Idaho family sues Forest Service for $1M after tree hit son

BOISE, Idaho — An Idaho family has sued the U.S. Forest Service demanding more than $1 million after a large dead tree at a remote campsite fell and injured their young son.

Richard and Melinda Armstrong, of Caldwell, said their family was camping in the Boise National Forest in September 2010 when a gust of wind blew over the dead tree. It fell on their son, resulting in a large laceration, a compound fracture and a puncture wound in his back that impaired his breathing.

The boy, who was 6 at the time, was taken by helicopter to a hospital in Boise.

The couple said the Forest Service was negligent because it didn’t remove the tree, which was a hazard. They’re suing for more than $1 million in damages and emotional stress in federal court.

“The tree was clearly dead — had been dead for years — and was within eight feet of the fire ring, and within 48 feet of the Forest Service road,” said Eric Rossman, their attorney in Boise, on Wednesday. “It was an obvious hazard.”

Rossman said the Armstrong’s son has undergone multiple surgeries and suffered “severe permanent impairment” of his leg.

David Olson, spokesman for the Boise National Forest, cited agency policy that prevents comment on pending litigation.

At issue is whether the federal agency had a responsibility to ensure that a site where people frequented and was near a public road was adequately protected from a potentially dangerous tree.

There have been similar lawsuits elsewhere, including an Oregon man who sued the Forest Service in 2010 after he was struck and injured by a tree while driving in his truck. That case was settled earlier this year and has been dismissed.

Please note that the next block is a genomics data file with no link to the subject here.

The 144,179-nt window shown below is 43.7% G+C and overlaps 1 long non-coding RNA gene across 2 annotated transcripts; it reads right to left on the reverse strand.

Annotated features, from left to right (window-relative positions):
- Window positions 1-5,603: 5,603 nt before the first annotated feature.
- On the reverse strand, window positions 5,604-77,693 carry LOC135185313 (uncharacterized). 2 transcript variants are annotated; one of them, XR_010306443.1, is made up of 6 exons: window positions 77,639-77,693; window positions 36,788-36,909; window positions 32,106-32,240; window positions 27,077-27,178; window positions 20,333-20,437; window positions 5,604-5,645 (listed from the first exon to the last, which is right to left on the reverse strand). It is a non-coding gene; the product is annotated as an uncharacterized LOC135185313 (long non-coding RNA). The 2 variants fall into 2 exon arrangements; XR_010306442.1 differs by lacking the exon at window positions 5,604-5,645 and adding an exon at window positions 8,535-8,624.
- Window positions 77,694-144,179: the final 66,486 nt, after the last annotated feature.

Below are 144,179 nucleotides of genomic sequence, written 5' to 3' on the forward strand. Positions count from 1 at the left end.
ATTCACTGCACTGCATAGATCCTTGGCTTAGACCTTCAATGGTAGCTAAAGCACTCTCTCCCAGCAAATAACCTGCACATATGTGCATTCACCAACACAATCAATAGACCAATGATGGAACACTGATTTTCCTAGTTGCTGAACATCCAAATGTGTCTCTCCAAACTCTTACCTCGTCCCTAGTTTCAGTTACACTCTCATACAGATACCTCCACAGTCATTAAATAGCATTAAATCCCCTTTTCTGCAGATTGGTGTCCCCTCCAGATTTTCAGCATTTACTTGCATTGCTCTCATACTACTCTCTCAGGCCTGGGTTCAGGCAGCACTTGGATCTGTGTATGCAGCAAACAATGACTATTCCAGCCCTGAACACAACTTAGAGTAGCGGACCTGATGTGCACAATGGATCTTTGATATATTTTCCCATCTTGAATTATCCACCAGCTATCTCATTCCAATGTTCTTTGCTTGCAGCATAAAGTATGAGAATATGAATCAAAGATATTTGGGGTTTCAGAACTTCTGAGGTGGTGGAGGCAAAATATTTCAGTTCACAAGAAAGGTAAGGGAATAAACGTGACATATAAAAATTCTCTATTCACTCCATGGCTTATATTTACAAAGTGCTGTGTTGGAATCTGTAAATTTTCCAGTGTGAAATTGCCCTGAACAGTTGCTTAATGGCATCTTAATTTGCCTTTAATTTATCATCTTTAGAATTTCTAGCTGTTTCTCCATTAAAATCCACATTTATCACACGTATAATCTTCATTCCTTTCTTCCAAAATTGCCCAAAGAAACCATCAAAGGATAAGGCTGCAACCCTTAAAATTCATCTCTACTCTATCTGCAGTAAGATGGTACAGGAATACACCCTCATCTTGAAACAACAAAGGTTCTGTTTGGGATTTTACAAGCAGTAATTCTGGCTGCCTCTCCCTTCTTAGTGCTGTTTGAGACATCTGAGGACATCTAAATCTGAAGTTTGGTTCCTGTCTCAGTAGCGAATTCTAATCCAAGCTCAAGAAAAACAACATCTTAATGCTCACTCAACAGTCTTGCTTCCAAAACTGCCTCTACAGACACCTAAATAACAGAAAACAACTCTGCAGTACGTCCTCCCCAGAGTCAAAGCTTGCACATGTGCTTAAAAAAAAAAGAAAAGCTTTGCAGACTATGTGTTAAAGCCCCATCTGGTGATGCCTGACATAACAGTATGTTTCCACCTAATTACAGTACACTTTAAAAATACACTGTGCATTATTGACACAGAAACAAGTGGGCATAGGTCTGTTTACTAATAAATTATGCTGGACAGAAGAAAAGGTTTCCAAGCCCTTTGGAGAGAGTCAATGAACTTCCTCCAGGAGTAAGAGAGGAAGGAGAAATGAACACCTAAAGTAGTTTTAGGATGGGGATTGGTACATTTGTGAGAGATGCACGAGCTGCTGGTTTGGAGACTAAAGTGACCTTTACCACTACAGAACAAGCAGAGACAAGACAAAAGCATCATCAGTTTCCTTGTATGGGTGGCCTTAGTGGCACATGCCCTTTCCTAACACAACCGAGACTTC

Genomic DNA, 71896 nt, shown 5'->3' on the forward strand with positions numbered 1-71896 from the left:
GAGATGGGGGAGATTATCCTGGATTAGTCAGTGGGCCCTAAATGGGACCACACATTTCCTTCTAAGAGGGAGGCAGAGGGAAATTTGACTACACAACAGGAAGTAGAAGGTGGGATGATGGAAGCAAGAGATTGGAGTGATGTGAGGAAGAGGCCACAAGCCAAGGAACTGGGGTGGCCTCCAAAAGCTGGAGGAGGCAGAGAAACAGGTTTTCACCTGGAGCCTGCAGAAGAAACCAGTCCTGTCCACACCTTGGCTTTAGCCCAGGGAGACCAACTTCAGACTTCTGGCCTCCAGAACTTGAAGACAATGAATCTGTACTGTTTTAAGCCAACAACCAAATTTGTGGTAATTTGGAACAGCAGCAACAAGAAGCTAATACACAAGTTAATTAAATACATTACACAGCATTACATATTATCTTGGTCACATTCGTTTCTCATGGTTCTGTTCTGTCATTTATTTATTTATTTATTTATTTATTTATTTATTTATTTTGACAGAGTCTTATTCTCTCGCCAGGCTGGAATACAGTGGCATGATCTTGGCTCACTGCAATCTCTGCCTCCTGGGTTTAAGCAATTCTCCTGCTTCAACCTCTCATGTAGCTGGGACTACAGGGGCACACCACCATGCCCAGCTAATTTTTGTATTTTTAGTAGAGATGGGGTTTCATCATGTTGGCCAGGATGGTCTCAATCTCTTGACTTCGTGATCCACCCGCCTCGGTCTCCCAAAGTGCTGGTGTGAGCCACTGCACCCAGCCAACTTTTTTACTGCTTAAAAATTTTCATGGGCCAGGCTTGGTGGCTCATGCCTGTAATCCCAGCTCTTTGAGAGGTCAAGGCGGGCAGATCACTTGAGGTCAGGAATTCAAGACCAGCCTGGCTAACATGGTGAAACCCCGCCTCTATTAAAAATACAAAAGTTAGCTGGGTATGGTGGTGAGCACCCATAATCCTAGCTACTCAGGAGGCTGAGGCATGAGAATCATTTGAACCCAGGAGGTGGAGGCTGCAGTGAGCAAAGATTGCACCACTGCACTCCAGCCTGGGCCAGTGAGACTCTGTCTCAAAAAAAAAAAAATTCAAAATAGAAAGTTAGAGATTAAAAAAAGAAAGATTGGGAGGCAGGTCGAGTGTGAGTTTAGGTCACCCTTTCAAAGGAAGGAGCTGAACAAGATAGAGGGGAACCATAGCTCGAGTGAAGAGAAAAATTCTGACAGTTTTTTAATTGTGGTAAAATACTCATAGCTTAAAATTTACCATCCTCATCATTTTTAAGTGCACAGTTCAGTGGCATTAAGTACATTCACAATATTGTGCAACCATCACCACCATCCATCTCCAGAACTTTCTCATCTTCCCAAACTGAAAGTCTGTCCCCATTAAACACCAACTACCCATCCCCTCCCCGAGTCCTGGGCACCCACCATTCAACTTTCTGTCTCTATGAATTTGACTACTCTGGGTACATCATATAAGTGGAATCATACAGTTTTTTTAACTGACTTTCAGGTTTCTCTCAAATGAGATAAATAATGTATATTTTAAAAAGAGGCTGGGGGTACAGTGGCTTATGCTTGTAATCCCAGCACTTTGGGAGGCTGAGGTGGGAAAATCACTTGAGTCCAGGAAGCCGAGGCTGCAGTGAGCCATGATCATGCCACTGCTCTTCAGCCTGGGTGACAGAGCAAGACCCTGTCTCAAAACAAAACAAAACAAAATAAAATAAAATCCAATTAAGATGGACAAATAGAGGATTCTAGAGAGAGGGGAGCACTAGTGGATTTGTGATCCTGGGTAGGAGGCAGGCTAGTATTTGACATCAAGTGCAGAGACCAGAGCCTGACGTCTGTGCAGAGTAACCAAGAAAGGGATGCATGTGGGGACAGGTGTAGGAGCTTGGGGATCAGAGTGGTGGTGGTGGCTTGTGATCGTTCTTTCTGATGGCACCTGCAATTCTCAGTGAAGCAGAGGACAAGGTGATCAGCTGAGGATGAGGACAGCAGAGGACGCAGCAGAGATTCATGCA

The Armstrongs’ camping trip took them about 50 miles north of Boise, to a remote Forest Service road east of the hamlet of Ola in Gem County. They contend the place along Squaw Creek where they were overnighting was, in fact, a developed campsite, according to the Forest Service’s definition.

But even if the campsite was not considered to be developed, according to their complaint, the improvements there, including a fire ring made of rocks, and the Forest Service’s knowledge that it was a place where people camped regularly created a duty for the agency “to take immediate measures to inspect and remove the tree, close the site and/or warn user at the site of the serious risk of injury, death or property damage.”

More in Local News

Mill Creek councilman no longer lives in city, panel finds

The Canvassing Board determined Sean Kelly is not eligible to vote there.

A Democrat and ex-Republican team up to end two-party politics

Brian Baird and Chris Vance unveil a new organization called Washington Independents.

The beavers weren’t happy, either, about Mill Creek flooding

A tree fell on their dam, sending a rush of water into a neighborhood near Jackson High School.

Stranger offered candy to student walking home from school

The Granite Falls School District is warning families about… Continue reading

Coming together as family

Special-needs students and teachers at the Transition Center cooked up a Thanksgiving feast.

Lynnwood’s property tax promise to homeowners sort of true

They were told consolidation of fire departments would save, but new rates likely will be more.

Woman who died in 5-car crash identified

A car driven by Susan E. Sill rear-ended another vehicle Wednesday on Smokey Point Boulevard.

Man convicted of 4 counts of wire fraud, 1 count of embezzlement

He siphoned away more than $50,000 from the U.S. Naval Seat Cadet Corps.

Couple marries where they had their first date: the hospital

The Marysville couple had planned to be married twice before but their plans were waylaid.

Most Read